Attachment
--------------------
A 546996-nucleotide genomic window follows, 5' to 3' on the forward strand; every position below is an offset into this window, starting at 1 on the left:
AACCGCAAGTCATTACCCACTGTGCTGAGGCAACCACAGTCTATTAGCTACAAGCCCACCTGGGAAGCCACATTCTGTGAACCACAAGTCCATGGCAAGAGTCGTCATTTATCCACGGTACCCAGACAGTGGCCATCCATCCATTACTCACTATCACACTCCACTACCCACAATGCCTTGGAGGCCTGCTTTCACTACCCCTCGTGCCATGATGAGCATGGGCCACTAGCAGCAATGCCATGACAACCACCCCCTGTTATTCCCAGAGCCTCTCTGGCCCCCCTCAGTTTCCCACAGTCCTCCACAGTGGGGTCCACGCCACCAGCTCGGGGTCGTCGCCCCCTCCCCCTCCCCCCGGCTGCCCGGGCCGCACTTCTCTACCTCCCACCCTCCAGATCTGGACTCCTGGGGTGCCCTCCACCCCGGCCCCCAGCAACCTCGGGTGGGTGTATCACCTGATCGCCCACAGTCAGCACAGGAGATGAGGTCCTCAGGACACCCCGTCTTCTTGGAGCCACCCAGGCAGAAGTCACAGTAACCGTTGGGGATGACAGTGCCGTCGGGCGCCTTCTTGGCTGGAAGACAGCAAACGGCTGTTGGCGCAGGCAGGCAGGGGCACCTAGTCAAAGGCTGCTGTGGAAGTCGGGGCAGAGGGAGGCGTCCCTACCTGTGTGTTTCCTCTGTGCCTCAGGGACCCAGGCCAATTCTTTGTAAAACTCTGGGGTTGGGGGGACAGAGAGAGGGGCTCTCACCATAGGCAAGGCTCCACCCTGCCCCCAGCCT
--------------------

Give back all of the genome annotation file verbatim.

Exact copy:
A 546996-nucleotide genomic window follows, 5' to 3' on the forward strand; every position below is an offset into this window, starting at 1 on the left:
AACCGCAAGTCATTACCCACTGTGCTGAGGCAACCACAGTCTATTAGCTACAAGCCCACCTGGGAAGCCACATTCTGTGAACCACAAGTCCATGGCAAGAGTCGTCATTTATCCACGGTACCCAGACAGTGGCCATCCATCCATTACTCACTATCACACTCCACTACCCACAATGCCTTGGAGGCCTGCTTTCACTACCCCTCGTGCCATGATGAGCATGGGCCACTAGCAGCAATGCCATGACAACCACCCCCTGTTATTCCCAGAGCCTCTCTGGCCCCCCTCAGTTTCCCACAGTCCTCCACAGTGGGGTCCACGCCACCAGCTCGGGGTCGTCGCCCCCTCCCCCTCCCCCCGGCTGCCCGGGCCGCACTTCTCTACCTCCCACCCTCCAGATCTGGACTCCTGGGGTGCCCTCCACCCCGGCCCCCAGCAACCTCGGGTGGGTGTATCACCTGATCGCCCACAGTCAGCACAGGAGATGAGGTCCTCAGGACACCCCGTCTTCTTGGAGCCACCCAGGCAGAAGTCACAGTAACCGTTGGGGATGACAGTGCCGTCGGGCGCCTTCTTGGCTGGAAGACAGCAAACGGCTGTTGGCGCAGGCAGGCAGGGGCACCTAGTCAAAGGCTGCTGTGGAAGTCGGGGCAGAGGGAGGCGTCCCTACCTGTGTGTTTCCTCTGTGCCTCAGGGACCCAGGCCAATTCTTTGTAAAACTCTGGGGTTGGGGGGACAGAGAGAGGGGCTCTCACCATAGGCAAGGCTCCACCCTGCCCCCAGCCT